STEVE KNIGHT/ firstname.lastname@example.org
YANTIS – Don’t get me wrong, I have absolutely nothing against a dove breast stuffed with jalapeno, wrapped with bacon and tossed on the grill, especially if the fire is from mesquite wood.
Just a guess, but I would bet 90 percent of the dove cooked in Texas are cooked that way because it is fast and tasty. Even if the dove is overcooked the bacon and pepper are still pretty tasty.
“When I first came to East Texas was used in everything was wrapped in bacon and I try to steer away from that, but it is a good way to do dove, bacon wrapped with cream cheese and jalapeno,” said Hidden Lakes Hunting Resorts chef Cruz Minjarez.
However, as connoisseur of dark meat Minjarez is a fan of any game meat like dove and duck because it has more flavor. Actually he believes cooks are missing a lot not utilizing wild game in more meals and in different ways
“It is very under-looked, in my opinion, these days. A lot of people don’t eat wild game any more and that is one thing we are trying to promote here being a hunting lodge,” said Minjarez, who has cooked in restaurants in Texas as well as a lodge in Alaska before coming to East Texas.
Minjarez, who often does multi-course meals featuring wild game for the public on weekends at the resort, said he likes the flavor of dark meat, although that can make it difficult to work with when cooking.
“Dove is a very dark meat. It dries out really fast. That is one of the cons of it. So what you have to do is cook it fairly fast. There is a lot of prep involved. You have to marinate it to pull the gamey taste out of it. It is a tender, flavorful piece of meat as long as you don’t overcook it,” he explained.
To help solve that problem Minjarez has come up with a simple, but effective marinade made of a 50/50 mix of milk and brandy.
“The advantage is that the milk keeps it moist and the brandy helps pull a lot of the gaminess out, and you can soak it in that marinade for at least 7 to 11 hours. Of course the longer you do it the more it pulls the gaminess out. I find it is a good way to start your dove out. You can cook it anyway after that,” said Minjarez, added that the marinade also works for ducks.
The chef said dove can be prepared as an appetizer like the bacon-wrapped favorites or prepared in other ways either as appetizers or a main course. He recently displayed that versatility by cooking some fried, which could be for either the appetizer or a main meat, and using a smothered dove recipe.
Preparing the fried quail depends on how the bird was cleaned in the field. If it was plucked, like few hunters do any more, it can be cooked without being drenched in flour. If it is breasted it should be dipped in an egg and milk bath before going into the flour.
“If you just have the breast and don’t keep the skin adding a coating of flour helps seal in those juices so it doesn’t dry out,” Minjarez explained.
He starts by added about a tablespoon of cayenne pepper, salt, pepper and a little paprika to the flour. He holds back on the spicy cayenne so it does not overwhelm the taste.
He then covers each bird with flour, then into a milk and egg wash with a little Tabasco, back through the flour and into grease heated to 350. Home cooks may have to start with the temp a little higher because when the birds are added they will pull the temperature down. There is a fine line between too hot and not hot enough.
“It can be too hot where the outside cooks before the inside will. You will have a seemingly cook bird where the outside is crispy, but the inside is raw,” Minjarez said.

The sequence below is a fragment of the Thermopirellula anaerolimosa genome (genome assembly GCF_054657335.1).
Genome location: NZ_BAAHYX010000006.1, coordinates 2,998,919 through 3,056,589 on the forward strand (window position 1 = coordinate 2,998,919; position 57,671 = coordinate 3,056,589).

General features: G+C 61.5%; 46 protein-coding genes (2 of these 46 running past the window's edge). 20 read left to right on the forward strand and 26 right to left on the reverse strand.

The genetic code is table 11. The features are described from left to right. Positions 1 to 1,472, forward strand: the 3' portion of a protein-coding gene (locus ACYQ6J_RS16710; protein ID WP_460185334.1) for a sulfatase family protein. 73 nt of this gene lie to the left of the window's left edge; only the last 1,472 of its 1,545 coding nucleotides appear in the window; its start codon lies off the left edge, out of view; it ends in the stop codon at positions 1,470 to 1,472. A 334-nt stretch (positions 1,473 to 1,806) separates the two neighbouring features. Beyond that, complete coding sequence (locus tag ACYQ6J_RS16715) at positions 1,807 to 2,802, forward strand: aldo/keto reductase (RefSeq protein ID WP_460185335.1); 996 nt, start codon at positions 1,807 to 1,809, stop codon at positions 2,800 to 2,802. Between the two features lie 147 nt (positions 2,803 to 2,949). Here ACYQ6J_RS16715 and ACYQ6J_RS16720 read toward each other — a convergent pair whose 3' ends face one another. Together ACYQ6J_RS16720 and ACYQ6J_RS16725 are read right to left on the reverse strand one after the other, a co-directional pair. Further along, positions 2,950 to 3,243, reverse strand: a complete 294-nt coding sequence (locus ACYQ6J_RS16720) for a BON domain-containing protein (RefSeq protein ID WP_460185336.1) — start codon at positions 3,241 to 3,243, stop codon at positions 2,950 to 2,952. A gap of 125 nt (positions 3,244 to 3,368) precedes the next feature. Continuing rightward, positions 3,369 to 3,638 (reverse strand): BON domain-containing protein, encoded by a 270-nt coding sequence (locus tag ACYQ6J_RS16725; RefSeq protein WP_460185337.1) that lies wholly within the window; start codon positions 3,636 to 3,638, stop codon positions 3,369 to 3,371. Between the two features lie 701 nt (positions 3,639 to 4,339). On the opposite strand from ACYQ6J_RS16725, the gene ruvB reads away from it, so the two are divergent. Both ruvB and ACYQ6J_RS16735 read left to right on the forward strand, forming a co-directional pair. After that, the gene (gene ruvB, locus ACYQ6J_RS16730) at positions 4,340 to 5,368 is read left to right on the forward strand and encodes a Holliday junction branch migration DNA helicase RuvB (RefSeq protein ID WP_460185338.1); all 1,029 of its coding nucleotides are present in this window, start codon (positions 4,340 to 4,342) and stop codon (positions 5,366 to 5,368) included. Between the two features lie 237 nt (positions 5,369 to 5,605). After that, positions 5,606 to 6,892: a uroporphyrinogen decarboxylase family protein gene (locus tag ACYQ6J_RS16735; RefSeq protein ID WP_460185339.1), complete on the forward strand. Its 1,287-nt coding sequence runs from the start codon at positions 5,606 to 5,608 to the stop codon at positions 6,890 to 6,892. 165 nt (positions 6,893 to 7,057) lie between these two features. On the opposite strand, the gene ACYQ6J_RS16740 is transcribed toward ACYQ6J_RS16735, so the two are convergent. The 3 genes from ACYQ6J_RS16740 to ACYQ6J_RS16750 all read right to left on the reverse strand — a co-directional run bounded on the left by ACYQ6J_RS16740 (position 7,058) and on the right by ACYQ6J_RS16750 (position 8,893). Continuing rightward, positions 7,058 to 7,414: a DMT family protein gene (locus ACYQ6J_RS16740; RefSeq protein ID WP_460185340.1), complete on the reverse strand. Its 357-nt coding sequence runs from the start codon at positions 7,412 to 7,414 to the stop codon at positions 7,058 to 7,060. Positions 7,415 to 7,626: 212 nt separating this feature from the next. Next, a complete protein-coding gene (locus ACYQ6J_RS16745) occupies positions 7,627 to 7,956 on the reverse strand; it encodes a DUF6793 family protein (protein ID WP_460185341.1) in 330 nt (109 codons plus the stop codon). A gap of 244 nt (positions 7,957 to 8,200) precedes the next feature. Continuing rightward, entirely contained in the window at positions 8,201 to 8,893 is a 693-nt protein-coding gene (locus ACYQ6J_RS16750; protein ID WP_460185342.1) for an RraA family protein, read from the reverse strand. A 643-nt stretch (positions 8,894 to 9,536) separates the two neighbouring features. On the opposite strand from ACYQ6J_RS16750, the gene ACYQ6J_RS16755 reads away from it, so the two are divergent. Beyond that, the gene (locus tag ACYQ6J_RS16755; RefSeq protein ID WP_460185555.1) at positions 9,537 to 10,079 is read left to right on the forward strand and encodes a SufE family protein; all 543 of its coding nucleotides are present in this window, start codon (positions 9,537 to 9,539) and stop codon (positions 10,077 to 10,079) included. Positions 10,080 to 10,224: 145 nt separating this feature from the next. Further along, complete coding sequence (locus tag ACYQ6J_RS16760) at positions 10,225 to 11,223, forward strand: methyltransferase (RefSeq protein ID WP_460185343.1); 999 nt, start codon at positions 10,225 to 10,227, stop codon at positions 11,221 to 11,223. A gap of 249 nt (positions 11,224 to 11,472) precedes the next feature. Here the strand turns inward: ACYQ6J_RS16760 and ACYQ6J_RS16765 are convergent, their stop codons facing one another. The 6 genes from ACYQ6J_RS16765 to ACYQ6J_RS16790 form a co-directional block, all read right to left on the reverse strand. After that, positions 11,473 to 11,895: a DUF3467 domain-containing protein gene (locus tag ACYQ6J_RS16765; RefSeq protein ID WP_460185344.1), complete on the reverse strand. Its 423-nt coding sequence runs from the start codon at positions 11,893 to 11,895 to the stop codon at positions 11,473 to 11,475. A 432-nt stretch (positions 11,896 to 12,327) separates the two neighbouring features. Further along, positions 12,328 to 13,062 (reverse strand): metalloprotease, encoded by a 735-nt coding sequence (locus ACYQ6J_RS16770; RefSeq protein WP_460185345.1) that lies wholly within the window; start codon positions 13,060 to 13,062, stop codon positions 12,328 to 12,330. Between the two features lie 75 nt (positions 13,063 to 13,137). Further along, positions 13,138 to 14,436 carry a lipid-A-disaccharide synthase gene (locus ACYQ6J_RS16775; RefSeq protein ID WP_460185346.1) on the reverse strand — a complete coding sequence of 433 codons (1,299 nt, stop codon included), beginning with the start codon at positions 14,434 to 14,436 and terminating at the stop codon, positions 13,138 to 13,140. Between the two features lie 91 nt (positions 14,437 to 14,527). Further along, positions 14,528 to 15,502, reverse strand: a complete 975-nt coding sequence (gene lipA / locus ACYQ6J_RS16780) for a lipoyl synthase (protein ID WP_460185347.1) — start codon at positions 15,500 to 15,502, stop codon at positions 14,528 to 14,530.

Keeping the birds separated while they cook, the chef said it should only take a couple of minutes in a deep fryer. He prefers leaving the birds a little pink on the inside so they remain juicy.
If frying on the stove he recommends using a cast iron skillet using a medium low heat.
Once the birds are done sprinkle them with a little salt, let sit a couple of minutes and they are ready to eat.
“I have done it with waffles and a bacon gravy, a little play on chicken and waffles,” Minjarez said of ways to serve the fried birds.
His bacon gravy is basically cream gravy made with a rue starting with bacon fat. As it thickens he adds bacon crumbles back into the gravy and adds a little maple syrup for the sweet taste.
Smothered dove takes about 45 minutes to cook, but is not overly difficult.
Minjarez begins by sautéing chopped onions and garlic in a white wine sauce. Using about a cup of wine he will put it on high heat to reduce the liquid. Once that is reduced he adds the cream.
“I don’t recommend seasoning that right off the bat because it is cream and if you season it now it could curdle on you. So I recommend seasoning at the end,” Minjarez said.
In a second pan he heats a small amount of oil then drops in dove that have been lightly floured, cooking them just enough to create a slight crust. To his flour he adds celery salt, garlic power, salt and pepper, but said any combination can be used.
Once done the dove are placed in the cream breast side down and allowed to cook about 25 minutes before being flipped to bone side down to finish. At that time he adds a little Worchester sauce.
As the cream thickens he reduces the flame to a medium low heat to allow it to finish while simmering.
Minjarez does not cover the pan with a lid. Instead he cuts a round piece of parchment paper that will fit into the pan and cover most of the birds and cream. This acts as a lid, holding a little bit of steam in place but prevents the dish from boiling and getting tough.
When he thinks the birds are about done he will pull one and slice it to check for tenderness and to see if done.
At the very end he seasons simply with salt and pepper.
He serves them over mashed potatoes with the cream smothering the birds and providing a gravy.
It may seem like a lot of effort for a small dove breast, but then again think about what went in to bring it home.